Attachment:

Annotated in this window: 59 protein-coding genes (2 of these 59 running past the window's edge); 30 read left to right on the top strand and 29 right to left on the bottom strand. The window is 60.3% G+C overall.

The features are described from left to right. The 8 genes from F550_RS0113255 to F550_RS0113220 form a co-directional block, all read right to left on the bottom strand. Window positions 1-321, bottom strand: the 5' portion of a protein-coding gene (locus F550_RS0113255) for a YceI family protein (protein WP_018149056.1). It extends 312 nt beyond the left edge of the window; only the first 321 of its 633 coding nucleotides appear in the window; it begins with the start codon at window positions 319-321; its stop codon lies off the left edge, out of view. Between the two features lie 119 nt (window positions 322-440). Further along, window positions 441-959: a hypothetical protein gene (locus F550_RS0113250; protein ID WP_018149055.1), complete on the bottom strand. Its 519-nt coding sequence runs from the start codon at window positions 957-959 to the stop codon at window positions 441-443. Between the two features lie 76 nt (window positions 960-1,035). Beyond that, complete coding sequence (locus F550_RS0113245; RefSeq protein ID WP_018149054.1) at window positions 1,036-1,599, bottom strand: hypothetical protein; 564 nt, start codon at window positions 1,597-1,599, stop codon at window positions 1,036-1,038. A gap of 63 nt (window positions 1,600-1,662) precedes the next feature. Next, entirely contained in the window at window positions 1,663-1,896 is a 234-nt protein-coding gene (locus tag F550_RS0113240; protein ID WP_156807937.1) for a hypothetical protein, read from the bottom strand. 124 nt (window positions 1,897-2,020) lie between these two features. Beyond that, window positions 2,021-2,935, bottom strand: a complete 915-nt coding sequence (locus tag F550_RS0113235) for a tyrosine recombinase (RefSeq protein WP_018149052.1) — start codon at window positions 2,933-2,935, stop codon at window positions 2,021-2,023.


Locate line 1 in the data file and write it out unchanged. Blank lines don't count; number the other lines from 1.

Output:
Annotated in this window: 59 protein-coding genes (2 of these 59 running past the window's edge); 30 read left to right on the top strand and 29 right to left on the bottom strand. The window is 60.3% G+C overall.